Saturday, February 16, 2008

Valentine EKG Vital signs

The kids came home from school February 14th.

I thought I was home free.

I had helped make four recycled cereal boxes into Valentine Mail bags.

I had artfully decorated 24 chocolate home made cup cakes.

The day before, I had purchased each child their favorite candy to tuck in their lunch box and assisted with over 120 cards to ensure everyone in every class got one.

Thursday, they would have a special assembly, where the Principal would willingly hug a monkey, as payment for the kids having collected 3,500 cans of food for the food pantry program run by the Church on the same grounds.

They would then have Valentine's parties with cake and goodie bags, cards from all their classmates and a running of the Peanuts special. I figured, all was right with the world.

I mean, nothing says Valentine's day like the Principal of a school hugging a monkey and enough chocolate to coat the entire school, all in one day.

Alas. I knew nothing of how the day should be celebrated. I only knew my kid heart...if I had been at school, would have been satisfied and then some.

Around six, I discovered one unhappy Valentine. My eight year old son sat sulking, unable to voice his great disappointment with the whole holiday. He had eaten his starburst, looked at the cards, completed the puzzle his teacher gave, and done his homework. His face was red and his eyes holding back tears. "I hate Valentine's Day! It's a stupid holiday!"

Utterly bewildered, and at that moment, feeling more pressed for dinner than my son's psychological state, I tried being rational. "But, you saw a monkey..."

"It's stupid." he sulked.

So I tried a different response.
"It's not really a holiday made for kids sweetie. It's really more for couples, like me and your Daddy." I showed him the roses I'd received.

"We didn't do enough." he humphed.

Letting aside the desire to scream about what? which took considerable love on my part, I asked, "What would you have us do?" Visions of the Principal having to walk a tight rope over live lions came to my head.

He wanted a fancy dinner. I happened to have a pot roast which, if sliced properly looked like steak --that's what he called it and that's what I said I was serving.

He wanted us to tell each person why we loved them.
The Mom in me approved. This did not seem impossible, so I pulled out the red tablecloth and the good china and he felt comforted.

So we tried to sit for dinner and each tell what we loved about another. One kid tried to be clever "I love her because she's not stupid." and it got her sister mad. And rightly so. I had a spoon I used as gavel. Judge Mom would solve this.

The toddler spilt her orange juice causing a giant mess and forcing me to call a brief recess, as I sponged up the floor and wiped her down. In the meantime, the other toddler wolfed down his food and ran off to change back into his dinosaur costume.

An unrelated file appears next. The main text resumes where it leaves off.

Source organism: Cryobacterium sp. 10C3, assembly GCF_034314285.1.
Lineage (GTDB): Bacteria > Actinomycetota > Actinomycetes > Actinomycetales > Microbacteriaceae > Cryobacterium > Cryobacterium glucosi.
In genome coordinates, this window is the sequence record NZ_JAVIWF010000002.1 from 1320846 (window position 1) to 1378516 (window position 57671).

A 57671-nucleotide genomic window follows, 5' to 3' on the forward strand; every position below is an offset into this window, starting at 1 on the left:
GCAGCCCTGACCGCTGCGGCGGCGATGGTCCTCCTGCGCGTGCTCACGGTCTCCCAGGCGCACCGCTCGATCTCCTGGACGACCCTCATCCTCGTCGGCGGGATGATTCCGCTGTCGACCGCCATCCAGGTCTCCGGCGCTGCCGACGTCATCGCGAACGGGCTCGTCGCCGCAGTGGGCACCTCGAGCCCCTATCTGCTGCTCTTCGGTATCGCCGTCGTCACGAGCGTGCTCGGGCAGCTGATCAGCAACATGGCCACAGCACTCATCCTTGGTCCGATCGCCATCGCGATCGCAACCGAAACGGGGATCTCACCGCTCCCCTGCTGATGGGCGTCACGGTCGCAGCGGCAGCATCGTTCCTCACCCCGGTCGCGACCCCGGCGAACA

My oldest two, buzzing from chocolate and other sweets and a semi-non academic day complete with lower primates started fencing with air epees. The dinner had been eaten and the five year old was huffing as they hadn't gotten to her yet.

Reassembling the crowd with the promise of desserts, we tried again. But the karma was off and no one was listening and when one brother refused to say something nice about one of his sisters, the one who ate her valentine candy in front of him and it was his favorite, without sharing despite begging, he got ugly. It got ugly. I got tired. I yelled. I lost it. The Judge Mom had lost her judgement in that moment.

The sentimental one who wanted this whole deal started to cry and I knew I mistrialed in motherhood at that moment.

Now I felt so lost it was hard to speak. Here I had broken a holiday but good. There was a hard silence as all the children looked at their mother who was searching for words and feeling drained and frustrated. But the very same son pointed out this was why we needed Valentine's day --and with a hard hug, he reset the table mentally. He even brought me diet coke.

The older ones heard him and sat down. Even Dino boy came back.

So it wasn't perfect and it wasn't my finest, but it was his. And next year, we'll celebrate his style of Valentine's day.

I'll be funnier later. In the meantime, try

1 comment:

Christine said...

A hug AND diet Coke? awesome son.

Leaving a comment is a form of free tipping. But this lets me purchase diet coke and chocolate.

If you sneak my work, No Chocolate for You!